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Teacher Feature: Hendricks Goes Extra Miles for Sports Loving Student

Dickinson 3rd grader's school and family team help fulfill his dream.

“I liked going fast. Really fast!” says Carter Pankratz. The Dickinson Elementary School 3rd grader completed the Bellin Run– his first 10K– on June 8.

Despite chilly, rainy race day weather, Carter was ready to go. He had been to and experienced a De Pere High School track and field team practice and wanted a piece of the action. Outfitted in his Buzz Lightyear suit and extra rain gear, Carter and his parents, Amanda and Brian Pankratz, made their way to the Bellin Run starters’ corral on Webster Avenue in Green Bay. There they met up with Chris and Ashley Hendricks. 

Teacher Ashely Hendricks, Carter Pankratz and teacher Chris Hendricks (l-r)

Teacher Ashley Hendricks, Carter Pankratz and teacher/coach Chris Hendricks (l-r)

Chris is a 4th grade teacher at Dickinson and a coach for the De Pere High School Cross Country, Track and Field teams. His wife, Ashley, was Carter’s 2nd grade homeroom teacher at Dickinson last year. Together during the school year, Ashley and Chris encouraged Carter’s interest in running and other sports. They worked with Carter’s parents to schedule a visit to a high school practice and meet so he could see what “the big kids” do. Chris and Carter regularly met up in the hallways of Dickinson for a quick race and a Carter-sized hug.

On race day their roles changed. With help from Green Bay-based myTEAM TRIUMPH, Carter, who was born with Down’s Syndrome, became a Team Captain. Chris served as Carter’s “Angel,” pushing Carter’s adaptive race chair along the Bellin course and across the finish line. Amanda, Ashley and a host of friends, family and supporters were loud, lively cheerleaders at different spots on the route. Nearly 8,000 people participated as runners or walkers in the event, which winds through Green Bay and Allouez.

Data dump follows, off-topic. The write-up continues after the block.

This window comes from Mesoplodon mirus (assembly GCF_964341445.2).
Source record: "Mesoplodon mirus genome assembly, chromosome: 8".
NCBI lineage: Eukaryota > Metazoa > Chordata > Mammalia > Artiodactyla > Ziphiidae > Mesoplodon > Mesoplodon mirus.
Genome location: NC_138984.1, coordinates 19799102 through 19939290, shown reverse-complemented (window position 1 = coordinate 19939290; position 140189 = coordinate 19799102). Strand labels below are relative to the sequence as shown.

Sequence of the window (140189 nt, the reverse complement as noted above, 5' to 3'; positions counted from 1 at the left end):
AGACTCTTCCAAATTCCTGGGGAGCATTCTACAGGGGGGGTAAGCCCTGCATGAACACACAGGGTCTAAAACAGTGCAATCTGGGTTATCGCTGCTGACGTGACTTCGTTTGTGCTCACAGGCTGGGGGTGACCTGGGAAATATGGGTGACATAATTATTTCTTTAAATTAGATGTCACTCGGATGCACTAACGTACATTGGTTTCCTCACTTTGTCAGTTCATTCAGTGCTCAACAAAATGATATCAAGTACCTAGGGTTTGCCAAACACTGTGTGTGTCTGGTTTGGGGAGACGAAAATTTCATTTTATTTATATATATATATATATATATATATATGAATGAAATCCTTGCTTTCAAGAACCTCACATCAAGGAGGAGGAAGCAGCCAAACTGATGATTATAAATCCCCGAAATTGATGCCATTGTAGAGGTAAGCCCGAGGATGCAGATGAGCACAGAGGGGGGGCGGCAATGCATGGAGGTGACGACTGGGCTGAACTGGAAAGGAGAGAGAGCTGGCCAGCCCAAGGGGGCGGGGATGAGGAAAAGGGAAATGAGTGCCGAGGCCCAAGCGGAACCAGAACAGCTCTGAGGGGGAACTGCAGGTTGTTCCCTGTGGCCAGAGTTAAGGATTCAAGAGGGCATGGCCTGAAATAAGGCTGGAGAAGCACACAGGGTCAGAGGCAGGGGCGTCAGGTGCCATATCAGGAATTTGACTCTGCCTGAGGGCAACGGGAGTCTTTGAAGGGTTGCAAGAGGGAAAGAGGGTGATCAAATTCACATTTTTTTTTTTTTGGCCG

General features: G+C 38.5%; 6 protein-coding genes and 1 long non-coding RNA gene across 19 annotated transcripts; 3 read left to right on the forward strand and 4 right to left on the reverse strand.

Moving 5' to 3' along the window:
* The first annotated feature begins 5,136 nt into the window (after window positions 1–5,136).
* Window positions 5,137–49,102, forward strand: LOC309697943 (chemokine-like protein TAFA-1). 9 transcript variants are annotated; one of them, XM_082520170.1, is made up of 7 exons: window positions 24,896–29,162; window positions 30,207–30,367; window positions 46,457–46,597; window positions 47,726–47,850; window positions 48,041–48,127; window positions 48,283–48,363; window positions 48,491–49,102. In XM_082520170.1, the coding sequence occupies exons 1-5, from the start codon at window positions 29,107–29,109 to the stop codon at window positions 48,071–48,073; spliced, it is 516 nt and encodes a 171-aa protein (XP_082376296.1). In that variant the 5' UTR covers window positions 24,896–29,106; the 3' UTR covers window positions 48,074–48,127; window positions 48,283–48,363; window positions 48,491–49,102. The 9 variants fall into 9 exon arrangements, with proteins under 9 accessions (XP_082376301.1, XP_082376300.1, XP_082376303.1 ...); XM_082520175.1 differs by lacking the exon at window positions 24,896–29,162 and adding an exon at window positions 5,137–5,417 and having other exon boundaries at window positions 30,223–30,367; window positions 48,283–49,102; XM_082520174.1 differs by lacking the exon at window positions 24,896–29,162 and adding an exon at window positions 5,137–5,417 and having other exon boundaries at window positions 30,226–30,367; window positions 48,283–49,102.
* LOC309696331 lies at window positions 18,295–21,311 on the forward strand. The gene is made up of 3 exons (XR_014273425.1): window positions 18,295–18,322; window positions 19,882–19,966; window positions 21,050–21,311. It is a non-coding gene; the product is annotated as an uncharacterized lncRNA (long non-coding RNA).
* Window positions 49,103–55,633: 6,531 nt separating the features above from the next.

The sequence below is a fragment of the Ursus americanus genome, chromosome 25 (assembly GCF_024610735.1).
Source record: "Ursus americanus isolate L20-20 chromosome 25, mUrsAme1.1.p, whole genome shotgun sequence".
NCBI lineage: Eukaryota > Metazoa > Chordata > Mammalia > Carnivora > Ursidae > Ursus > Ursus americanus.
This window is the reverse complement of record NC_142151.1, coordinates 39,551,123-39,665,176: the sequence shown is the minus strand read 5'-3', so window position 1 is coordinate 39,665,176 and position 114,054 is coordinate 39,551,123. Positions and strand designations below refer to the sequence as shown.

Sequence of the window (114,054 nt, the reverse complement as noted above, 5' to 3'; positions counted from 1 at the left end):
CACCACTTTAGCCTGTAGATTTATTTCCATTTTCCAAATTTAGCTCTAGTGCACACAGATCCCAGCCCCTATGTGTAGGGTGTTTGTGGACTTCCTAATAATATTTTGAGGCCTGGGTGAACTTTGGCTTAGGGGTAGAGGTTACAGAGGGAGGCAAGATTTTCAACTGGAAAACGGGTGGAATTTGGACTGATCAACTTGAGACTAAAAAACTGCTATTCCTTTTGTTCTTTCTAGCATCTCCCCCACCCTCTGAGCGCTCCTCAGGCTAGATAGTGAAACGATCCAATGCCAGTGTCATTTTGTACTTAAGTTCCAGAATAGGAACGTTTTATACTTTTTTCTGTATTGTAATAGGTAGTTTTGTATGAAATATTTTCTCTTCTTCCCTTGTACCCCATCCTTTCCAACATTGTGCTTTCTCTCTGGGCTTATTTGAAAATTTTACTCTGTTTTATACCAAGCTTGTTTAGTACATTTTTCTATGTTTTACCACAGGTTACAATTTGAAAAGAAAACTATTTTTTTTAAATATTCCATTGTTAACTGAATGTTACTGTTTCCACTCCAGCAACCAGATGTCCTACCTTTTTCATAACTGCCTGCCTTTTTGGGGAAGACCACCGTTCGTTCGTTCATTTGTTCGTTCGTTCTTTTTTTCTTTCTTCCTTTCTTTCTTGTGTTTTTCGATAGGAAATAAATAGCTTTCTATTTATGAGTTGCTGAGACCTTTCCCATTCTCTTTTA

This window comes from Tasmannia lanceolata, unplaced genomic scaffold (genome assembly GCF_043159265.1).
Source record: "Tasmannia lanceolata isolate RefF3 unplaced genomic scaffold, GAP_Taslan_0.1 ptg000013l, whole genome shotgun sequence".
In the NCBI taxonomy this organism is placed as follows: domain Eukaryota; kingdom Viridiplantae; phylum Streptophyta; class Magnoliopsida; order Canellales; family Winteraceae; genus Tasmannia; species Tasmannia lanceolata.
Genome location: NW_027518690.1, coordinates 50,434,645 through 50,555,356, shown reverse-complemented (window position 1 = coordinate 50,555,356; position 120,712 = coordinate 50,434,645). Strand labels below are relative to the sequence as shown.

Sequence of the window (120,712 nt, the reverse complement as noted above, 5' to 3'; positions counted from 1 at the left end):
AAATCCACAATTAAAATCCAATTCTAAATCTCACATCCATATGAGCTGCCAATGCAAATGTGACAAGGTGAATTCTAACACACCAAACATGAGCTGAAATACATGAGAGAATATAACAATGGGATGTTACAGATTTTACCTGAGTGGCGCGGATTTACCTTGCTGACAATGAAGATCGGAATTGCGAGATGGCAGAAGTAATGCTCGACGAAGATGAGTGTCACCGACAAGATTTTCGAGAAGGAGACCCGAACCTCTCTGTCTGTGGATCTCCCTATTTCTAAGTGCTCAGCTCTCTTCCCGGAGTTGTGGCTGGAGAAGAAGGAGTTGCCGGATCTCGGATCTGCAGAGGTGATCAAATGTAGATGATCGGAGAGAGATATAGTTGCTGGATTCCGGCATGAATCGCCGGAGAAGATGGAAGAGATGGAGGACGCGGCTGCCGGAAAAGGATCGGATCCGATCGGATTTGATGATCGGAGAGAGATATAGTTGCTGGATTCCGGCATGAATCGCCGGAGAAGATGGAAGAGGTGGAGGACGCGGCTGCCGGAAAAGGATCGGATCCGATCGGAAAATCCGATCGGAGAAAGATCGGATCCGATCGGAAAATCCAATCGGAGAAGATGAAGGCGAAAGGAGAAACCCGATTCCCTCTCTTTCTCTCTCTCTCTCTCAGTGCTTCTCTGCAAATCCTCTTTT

“My days of running races for time or place are winding down,” says Chris. “Working with myTEAM TRIUMPH so Carter could experience the feeling of crossing that finish line was as exciting to me as any race I’ve run alone.”

Chris Hendricks runs pushing Carter Pankratz in his specialized race chair

Volunteers from myTeamTriumph talk with teacher/coach Chris Hendricks during the Bellin Run

myTEAM TRIUMPH is a not-for-profit whose mission is to provide support for people with abilities and disabilities to come together in training, racing, and social events. The organization provides adaptive chairs and other necessary equipment to athletes at no cost. Chris and Carter trained with the adaptive chair for several weeks before race day. Carter even attended additional practices at myTEAM TRIUMPH’s warehouse location in Howard.

“At first, with the large crowd, he was a little intimidated,” says Amanda. “But once they got rolling, he had a great time and came across the finish line with a huge smile on his face.”

Brian, Carter and Amanda Pankratz (l to r)

Brian, Carter and Amanda Pankratz (l-r)